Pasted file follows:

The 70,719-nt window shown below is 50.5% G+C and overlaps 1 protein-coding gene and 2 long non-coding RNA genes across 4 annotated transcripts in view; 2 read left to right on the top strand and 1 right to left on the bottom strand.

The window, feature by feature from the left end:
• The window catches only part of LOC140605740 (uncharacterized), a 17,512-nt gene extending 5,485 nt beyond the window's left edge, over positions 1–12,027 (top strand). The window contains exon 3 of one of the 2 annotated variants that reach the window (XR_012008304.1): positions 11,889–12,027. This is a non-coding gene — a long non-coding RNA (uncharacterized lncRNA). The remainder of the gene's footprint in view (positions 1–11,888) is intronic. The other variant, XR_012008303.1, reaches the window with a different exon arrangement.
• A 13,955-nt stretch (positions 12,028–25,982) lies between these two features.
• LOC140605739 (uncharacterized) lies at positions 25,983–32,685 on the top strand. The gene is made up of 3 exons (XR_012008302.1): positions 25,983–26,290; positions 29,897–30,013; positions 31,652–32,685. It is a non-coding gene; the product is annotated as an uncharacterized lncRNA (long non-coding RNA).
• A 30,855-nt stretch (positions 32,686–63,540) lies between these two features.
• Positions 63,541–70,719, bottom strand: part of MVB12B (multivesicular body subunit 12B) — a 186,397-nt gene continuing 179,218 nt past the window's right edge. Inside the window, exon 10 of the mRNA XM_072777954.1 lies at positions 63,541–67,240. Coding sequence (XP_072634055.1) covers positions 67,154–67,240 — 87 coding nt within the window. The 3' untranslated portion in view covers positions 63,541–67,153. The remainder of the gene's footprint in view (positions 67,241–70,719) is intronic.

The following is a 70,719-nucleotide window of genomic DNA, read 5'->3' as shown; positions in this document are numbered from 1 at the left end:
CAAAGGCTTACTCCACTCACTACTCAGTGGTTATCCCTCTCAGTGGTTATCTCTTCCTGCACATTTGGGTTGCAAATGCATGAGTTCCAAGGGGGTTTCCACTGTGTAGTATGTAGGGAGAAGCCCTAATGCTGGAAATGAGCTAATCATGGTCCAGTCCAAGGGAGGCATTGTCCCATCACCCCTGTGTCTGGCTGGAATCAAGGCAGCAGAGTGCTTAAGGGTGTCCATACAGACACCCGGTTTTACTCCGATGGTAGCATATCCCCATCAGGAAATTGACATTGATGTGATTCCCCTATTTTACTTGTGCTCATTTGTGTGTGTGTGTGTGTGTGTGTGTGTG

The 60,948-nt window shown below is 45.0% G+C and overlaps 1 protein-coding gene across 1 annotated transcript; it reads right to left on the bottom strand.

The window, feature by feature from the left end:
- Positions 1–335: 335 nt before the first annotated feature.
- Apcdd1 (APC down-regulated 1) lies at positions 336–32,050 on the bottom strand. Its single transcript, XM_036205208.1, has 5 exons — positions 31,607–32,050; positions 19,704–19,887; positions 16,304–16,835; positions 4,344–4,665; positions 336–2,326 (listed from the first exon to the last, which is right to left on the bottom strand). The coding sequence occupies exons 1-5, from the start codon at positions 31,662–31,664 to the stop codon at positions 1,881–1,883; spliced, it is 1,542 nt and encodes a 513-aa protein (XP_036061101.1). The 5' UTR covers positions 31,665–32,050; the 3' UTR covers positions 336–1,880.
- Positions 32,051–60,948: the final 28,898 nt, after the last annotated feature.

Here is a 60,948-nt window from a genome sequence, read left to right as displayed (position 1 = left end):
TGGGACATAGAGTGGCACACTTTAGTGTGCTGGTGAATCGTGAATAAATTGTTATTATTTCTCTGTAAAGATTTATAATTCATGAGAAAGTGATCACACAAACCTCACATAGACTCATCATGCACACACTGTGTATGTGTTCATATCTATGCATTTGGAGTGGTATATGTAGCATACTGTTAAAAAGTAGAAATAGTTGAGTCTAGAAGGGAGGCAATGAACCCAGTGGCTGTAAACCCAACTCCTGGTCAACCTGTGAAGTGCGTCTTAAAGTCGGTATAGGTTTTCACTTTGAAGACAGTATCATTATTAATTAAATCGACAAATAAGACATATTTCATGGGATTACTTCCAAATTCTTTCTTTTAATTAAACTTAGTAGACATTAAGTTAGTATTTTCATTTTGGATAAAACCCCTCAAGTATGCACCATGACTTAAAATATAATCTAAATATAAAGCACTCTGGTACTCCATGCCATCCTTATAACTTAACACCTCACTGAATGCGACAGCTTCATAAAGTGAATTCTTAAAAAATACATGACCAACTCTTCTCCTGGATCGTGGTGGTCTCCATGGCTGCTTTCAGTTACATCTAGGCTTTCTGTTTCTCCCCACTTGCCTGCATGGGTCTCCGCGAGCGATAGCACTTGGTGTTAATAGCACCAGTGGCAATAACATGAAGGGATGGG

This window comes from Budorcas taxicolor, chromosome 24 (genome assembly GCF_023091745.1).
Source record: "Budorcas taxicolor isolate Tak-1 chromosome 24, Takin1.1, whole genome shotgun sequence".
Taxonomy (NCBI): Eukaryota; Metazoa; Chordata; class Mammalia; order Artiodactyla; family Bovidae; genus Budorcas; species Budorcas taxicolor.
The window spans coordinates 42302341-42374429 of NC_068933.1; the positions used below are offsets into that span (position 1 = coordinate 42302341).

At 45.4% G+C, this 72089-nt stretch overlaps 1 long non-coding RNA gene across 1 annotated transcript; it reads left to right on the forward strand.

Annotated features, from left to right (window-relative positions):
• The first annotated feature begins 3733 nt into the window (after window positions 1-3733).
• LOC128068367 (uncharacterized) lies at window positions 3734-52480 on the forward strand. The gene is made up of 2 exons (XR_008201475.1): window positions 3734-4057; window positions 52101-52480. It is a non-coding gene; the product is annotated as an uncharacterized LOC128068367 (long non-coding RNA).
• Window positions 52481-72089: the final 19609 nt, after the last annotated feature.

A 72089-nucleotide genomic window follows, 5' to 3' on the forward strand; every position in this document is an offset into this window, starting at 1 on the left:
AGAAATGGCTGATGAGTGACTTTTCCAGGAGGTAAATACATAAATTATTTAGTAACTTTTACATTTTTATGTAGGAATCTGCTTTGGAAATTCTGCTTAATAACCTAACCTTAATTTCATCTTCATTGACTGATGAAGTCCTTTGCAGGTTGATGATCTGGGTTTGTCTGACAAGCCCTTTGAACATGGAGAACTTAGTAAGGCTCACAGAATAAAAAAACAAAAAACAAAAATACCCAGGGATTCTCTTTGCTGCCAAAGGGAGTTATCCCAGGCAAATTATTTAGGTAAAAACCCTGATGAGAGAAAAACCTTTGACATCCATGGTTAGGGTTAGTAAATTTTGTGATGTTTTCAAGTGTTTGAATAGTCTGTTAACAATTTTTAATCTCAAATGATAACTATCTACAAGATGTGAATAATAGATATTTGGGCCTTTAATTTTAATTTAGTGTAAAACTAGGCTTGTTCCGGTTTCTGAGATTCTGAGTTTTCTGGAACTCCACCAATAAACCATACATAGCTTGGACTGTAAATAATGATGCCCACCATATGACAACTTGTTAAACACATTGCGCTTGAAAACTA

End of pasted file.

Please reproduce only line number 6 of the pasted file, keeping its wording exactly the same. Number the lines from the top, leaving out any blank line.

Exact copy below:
• A 30,855-nt stretch (positions 32,686–63,540) lies between these two features.